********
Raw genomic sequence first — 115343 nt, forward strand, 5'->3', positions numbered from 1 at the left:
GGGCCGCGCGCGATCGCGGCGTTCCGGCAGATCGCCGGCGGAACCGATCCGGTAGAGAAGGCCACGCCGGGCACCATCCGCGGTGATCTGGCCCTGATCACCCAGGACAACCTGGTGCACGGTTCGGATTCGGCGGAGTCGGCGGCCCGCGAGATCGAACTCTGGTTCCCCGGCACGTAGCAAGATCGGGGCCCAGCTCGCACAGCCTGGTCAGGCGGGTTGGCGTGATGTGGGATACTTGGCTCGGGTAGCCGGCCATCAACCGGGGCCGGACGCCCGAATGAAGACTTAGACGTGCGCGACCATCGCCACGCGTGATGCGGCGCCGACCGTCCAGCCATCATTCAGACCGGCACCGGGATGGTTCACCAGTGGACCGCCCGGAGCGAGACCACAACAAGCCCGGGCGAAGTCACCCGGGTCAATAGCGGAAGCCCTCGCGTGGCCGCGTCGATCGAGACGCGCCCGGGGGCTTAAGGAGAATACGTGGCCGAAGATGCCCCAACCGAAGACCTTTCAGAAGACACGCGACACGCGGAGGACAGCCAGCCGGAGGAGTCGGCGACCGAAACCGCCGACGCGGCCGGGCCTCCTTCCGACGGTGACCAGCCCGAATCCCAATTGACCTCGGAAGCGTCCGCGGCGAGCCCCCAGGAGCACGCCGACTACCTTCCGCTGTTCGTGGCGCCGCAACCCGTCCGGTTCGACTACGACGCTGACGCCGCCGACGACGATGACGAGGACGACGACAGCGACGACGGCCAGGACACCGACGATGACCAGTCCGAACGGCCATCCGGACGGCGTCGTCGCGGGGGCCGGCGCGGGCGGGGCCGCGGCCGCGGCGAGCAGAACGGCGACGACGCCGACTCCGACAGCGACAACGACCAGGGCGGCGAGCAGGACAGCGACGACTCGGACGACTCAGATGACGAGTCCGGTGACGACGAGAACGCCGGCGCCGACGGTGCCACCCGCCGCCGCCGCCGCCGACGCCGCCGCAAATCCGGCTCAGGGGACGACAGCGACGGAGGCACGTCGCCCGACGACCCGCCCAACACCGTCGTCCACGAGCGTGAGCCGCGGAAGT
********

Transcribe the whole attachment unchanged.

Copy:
Raw genomic sequence first — 115343 nt, forward strand, 5'->3', positions numbered from 1 at the left:
GGGCCGCGCGCGATCGCGGCGTTCCGGCAGATCGCCGGCGGAACCGATCCGGTAGAGAAGGCCACGCCGGGCACCATCCGCGGTGATCTGGCCCTGATCACCCAGGACAACCTGGTGCACGGTTCGGATTCGGCGGAGTCGGCGGCCCGCGAGATCGAACTCTGGTTCCCCGGCACGTAGCAAGATCGGGGCCCAGCTCGCACAGCCTGGTCAGGCGGGTTGGCGTGATGTGGGATACTTGGCTCGGGTAGCCGGCCATCAACCGGGGCCGGACGCCCGAATGAAGACTTAGACGTGCGCGACCATCGCCACGCGTGATGCGGCGCCGACCGTCCAGCCATCATTCAGACCGGCACCGGGATGGTTCACCAGTGGACCGCCCGGAGCGAGACCACAACAAGCCCGGGCGAAGTCACCCGGGTCAATAGCGGAAGCCCTCGCGTGGCCGCGTCGATCGAGACGCGCCCGGGGGCTTAAGGAGAATACGTGGCCGAAGATGCCCCAACCGAAGACCTTTCAGAAGACACGCGACACGCGGAGGACAGCCAGCCGGAGGAGTCGGCGACCGAAACCGCCGACGCGGCCGGGCCTCCTTCCGACGGTGACCAGCCCGAATCCCAATTGACCTCGGAAGCGTCCGCGGCGAGCCCCCAGGAGCACGCCGACTACCTTCCGCTGTTCGTGGCGCCGCAACCCGTCCGGTTCGACTACGACGCTGACGCCGCCGACGACGATGACGAGGACGACGACAGCGACGACGGCCAGGACACCGACGATGACCAGTCCGAACGGCCATCCGGACGGCGTCGTCGCGGGGGCCGGCGCGGGCGGGGCCGCGGCCGCGGCGAGCAGAACGGCGACGACGCCGACTCCGACAGCGACAACGACCAGGGCGGCGAGCAGGACAGCGACGACTCGGACGACTCAGATGACGAGTCCGGTGACGACGAGAACGCCGGCGCCGACGGTGCCACCCGCCGCCGCCGCCGCCGACGCCGCCGCAAATCCGGCTCAGGGGACGACAGCGACGGAGGCACGTCGCCCGACGACCCGCCCAACACCGTCGTCCACGAGCGTGAGCCGCGGAAGT